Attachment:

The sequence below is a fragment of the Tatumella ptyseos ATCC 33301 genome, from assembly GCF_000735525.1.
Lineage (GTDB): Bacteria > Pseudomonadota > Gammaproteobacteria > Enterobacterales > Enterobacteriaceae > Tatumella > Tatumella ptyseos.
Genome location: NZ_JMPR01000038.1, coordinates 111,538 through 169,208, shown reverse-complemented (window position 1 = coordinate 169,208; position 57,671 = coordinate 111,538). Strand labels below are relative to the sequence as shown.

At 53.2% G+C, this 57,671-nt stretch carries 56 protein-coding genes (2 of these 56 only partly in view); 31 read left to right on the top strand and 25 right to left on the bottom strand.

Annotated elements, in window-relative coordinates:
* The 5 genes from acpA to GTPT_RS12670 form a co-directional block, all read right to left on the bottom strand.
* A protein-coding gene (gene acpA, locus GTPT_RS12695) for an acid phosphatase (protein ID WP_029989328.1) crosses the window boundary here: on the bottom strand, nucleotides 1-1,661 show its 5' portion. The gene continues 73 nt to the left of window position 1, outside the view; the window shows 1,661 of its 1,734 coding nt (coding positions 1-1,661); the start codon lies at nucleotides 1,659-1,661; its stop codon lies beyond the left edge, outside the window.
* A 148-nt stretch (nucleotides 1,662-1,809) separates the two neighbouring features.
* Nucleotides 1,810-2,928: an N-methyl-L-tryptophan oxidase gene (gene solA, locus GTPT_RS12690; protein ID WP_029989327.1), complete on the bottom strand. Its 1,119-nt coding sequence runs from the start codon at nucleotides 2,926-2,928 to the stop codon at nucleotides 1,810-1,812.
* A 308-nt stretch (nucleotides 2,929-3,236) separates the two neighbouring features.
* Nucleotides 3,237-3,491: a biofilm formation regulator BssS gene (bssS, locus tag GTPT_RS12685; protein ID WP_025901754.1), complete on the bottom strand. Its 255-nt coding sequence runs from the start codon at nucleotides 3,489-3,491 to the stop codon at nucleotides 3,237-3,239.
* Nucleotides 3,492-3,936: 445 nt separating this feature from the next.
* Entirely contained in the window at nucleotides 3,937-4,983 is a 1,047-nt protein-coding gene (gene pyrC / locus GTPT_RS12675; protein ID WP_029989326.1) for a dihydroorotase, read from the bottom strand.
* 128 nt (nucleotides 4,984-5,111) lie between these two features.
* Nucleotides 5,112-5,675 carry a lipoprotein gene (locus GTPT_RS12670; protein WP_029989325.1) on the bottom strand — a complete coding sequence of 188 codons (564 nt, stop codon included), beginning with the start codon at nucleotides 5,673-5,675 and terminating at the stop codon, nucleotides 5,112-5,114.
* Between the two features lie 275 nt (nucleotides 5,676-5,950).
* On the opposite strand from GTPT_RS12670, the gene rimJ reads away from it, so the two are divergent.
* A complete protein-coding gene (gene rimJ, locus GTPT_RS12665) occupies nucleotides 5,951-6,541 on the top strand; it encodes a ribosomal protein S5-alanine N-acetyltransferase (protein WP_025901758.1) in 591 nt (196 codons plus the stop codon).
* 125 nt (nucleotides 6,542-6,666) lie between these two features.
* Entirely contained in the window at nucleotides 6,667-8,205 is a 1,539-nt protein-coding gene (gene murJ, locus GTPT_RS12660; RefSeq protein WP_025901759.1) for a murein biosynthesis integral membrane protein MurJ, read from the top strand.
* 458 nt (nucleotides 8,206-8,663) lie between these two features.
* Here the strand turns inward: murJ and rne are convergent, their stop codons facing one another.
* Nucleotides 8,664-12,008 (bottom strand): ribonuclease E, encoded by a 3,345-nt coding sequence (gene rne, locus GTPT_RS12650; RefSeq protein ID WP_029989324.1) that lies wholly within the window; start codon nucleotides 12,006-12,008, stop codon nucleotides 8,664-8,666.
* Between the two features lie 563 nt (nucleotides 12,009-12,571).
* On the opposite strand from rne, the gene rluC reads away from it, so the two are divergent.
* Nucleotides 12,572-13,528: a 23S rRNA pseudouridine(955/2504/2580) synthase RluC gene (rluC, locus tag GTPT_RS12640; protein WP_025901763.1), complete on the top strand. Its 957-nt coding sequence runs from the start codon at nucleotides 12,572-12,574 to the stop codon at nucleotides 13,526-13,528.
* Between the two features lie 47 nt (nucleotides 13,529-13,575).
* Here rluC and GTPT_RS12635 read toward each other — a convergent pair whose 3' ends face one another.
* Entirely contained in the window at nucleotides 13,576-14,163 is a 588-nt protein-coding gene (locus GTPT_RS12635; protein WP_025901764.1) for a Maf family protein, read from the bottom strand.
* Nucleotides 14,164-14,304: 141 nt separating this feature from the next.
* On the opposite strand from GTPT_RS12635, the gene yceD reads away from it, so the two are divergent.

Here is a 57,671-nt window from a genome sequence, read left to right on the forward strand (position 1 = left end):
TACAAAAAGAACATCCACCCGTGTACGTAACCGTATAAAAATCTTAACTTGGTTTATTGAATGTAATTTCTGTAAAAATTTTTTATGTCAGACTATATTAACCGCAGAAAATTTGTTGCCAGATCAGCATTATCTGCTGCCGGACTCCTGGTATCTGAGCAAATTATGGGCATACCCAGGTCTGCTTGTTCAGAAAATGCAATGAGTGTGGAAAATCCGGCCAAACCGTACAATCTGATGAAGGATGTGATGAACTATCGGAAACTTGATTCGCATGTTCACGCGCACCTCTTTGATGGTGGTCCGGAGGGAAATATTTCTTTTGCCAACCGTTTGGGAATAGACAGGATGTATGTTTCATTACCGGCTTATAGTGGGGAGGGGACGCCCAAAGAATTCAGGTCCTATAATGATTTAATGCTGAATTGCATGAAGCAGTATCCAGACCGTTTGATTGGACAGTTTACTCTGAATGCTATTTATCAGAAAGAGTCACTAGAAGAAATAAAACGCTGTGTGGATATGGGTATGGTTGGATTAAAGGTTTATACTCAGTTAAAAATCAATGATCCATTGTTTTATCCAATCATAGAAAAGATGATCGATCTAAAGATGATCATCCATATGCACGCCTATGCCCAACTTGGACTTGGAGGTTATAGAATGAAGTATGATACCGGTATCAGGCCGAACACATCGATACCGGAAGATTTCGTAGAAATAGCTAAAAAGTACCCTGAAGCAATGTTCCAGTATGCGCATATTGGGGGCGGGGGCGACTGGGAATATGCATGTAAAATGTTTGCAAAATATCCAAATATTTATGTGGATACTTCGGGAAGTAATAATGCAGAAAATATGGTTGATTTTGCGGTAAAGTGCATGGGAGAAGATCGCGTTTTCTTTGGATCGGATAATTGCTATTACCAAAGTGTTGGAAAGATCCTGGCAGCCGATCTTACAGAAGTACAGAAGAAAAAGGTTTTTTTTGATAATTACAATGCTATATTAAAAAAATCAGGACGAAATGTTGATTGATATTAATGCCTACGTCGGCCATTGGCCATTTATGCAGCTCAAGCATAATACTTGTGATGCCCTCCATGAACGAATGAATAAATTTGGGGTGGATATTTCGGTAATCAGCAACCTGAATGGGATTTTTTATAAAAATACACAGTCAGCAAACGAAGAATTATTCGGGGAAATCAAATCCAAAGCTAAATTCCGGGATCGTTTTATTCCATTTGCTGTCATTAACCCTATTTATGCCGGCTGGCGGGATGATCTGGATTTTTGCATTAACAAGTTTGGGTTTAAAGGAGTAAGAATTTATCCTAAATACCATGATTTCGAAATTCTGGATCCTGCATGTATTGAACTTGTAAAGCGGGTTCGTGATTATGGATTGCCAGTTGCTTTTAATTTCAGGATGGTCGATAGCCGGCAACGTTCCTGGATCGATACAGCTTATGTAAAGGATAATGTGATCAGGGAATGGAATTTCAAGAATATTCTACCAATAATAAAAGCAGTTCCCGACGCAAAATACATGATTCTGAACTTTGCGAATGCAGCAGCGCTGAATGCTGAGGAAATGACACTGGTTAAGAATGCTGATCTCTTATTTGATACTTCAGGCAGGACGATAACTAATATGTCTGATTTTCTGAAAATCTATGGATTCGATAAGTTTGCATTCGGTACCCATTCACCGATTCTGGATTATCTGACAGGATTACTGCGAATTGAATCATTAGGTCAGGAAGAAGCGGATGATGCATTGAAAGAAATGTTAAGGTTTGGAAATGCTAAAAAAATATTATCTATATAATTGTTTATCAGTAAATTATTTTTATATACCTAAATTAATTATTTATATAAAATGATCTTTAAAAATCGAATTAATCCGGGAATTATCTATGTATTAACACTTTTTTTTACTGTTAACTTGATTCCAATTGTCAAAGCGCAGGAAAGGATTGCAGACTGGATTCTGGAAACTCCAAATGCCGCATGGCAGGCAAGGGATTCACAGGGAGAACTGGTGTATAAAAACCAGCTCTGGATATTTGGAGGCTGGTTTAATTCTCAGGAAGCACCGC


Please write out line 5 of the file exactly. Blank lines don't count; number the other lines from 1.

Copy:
Annotated elements, in window-relative coordinates: